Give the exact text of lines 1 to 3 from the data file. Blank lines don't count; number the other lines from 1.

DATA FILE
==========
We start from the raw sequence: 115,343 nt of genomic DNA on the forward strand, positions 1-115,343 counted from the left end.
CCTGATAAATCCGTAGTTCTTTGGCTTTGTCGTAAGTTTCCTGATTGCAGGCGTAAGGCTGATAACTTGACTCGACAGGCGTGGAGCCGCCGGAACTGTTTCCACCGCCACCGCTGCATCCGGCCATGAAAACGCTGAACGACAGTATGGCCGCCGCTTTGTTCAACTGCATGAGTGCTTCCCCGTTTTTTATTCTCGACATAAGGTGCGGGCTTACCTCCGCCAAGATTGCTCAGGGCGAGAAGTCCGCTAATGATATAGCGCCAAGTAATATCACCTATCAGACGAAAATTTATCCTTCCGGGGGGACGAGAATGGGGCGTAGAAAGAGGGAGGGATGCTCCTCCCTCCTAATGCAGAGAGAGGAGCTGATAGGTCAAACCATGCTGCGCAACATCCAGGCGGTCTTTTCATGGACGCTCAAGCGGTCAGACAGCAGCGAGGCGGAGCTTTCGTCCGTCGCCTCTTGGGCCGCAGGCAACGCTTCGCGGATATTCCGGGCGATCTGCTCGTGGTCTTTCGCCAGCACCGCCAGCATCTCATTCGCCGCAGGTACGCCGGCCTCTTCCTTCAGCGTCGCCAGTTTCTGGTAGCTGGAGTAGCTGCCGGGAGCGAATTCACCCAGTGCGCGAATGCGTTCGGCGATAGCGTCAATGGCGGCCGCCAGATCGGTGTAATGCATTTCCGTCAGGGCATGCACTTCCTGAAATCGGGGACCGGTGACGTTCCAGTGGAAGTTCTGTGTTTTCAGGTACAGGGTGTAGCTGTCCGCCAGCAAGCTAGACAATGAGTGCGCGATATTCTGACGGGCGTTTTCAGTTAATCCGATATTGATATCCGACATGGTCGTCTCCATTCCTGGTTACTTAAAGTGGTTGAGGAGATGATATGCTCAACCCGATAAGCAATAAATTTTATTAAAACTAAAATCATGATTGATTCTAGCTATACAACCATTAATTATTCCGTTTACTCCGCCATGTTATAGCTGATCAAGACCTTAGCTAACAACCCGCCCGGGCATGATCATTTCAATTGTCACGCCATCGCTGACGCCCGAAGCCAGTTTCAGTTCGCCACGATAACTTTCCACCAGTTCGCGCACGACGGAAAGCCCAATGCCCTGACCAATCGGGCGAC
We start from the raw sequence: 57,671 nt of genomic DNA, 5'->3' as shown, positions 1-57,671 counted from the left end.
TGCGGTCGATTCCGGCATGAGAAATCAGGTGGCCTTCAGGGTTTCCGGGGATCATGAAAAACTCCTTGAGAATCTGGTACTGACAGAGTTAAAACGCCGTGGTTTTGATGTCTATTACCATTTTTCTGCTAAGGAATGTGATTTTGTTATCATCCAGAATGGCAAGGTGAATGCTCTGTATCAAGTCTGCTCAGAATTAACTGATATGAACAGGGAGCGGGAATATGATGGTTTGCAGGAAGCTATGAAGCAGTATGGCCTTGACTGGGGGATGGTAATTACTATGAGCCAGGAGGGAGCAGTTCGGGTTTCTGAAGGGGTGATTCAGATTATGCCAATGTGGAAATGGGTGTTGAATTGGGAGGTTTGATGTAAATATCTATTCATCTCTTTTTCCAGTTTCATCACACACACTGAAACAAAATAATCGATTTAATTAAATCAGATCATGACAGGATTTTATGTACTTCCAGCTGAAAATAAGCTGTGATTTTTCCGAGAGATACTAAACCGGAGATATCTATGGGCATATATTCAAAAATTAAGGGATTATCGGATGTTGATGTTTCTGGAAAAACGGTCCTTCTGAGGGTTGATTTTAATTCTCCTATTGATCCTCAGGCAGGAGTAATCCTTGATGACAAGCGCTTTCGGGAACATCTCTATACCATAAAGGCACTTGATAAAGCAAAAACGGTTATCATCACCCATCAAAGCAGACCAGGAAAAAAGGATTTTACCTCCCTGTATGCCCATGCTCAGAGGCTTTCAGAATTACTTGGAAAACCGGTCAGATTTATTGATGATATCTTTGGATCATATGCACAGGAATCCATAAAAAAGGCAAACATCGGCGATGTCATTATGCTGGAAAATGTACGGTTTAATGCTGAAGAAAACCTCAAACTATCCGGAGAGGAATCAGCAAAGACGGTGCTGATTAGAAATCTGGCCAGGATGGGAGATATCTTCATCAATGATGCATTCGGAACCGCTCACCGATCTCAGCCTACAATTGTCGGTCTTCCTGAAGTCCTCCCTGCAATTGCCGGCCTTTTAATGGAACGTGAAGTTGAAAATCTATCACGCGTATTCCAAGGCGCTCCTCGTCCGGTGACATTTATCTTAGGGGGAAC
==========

We start from the raw sequence: 115,343 nt of genomic DNA on the forward strand, positions 1-115,343 counted from the left end.
CCTGATAAATCCGTAGTTCTTTGGCTTTGTCGTAAGTTTCCTGATTGCAGGCGTAAGGCTGATAACTTGACTCGACAGGCGTGGAGCCGCCGGAACTGTTTCCACCGCCACCGCTGCATCCGGCCATGAAAACGCTGAACGACAGTATGGCCGCCGCTTTGTTCAACTGCATGAGTGCTTCCCCGTTTTTTATTCTCGACATAAGGTGCGGGCTTACCTCCGCCAAGATTGCTCAGGGCGAGAAGTCCGCTAATGATATAGCGCCAAGTAATATCACCTATCAGACGAAAATTTATCCTTCCGGGGGGACGAGAATGGGGCGTAGAAAGAGGGAGGGATGCTCCTCCCTCCTAATGCAGAGAGAGGAGCTGATAGGTCAAACCATGCTGCGCAACATCCAGGCGGTCTTTTCATGGACGCTCAAGCGGTCAGACAGCAGCGAGGCGGAGCTTTCGTCCGTCGCCTCTTGGGCCGCAGGCAACGCTTCGCGGATATTCCGGGCGATCTGCTCGTGGTCTTTCGCCAGCACCGCCAGCATCTCATTCGCCGCAGGTACGCCGGCCTCTTCCTTCAGCGTCGCCAGTTTCTGGTAGCTGGAGTAGCTGCCGGGAGCGAATTCACCCAGTGCGCGAATGCGTTCGGCGATAGCGTCAATGGCGGCCGCCAGATCGGTGTAATGCATTTCCGTCAGGGCATGCACTTCCTGAAATCGGGGACCGGTGACGTTCCAGTGGAAGTTCTGTGTTTTCAGGTACAGGGTGTAGCTGTCCGCCAGCAAGCTAGACAATGAGTGCGCGATATTCTGACGGGCGTTTTCAGTTAATCCGATATTGATATCCGACATGGTCGTCTCCATTCCTGGTTACTTAAAGTGGTTGAGGAGATGATATGCTCAACCCGATAAGCAATAAATTTTATTAAAACTAAAATCATGATTGATTCTAGCTATACAACCATTAATTATTCCGTTTACTCCGCCATGTTATAGCTGATCAAGACCTTAGCTAACAACCCGCCCGGGCATGATCATTTCAATTGTCACGCCATCGCTGACGCCCGAAGCCAGTTTCAGTTCGCCACGATAACTTTCCACCAGTTCGCGCACGACGGAAAGCCCAATGCCCTGACCAATCGGGCGAC
We start from the raw sequence: 57,671 nt of genomic DNA, 5'->3' as shown, positions 1-57,671 counted from the left end.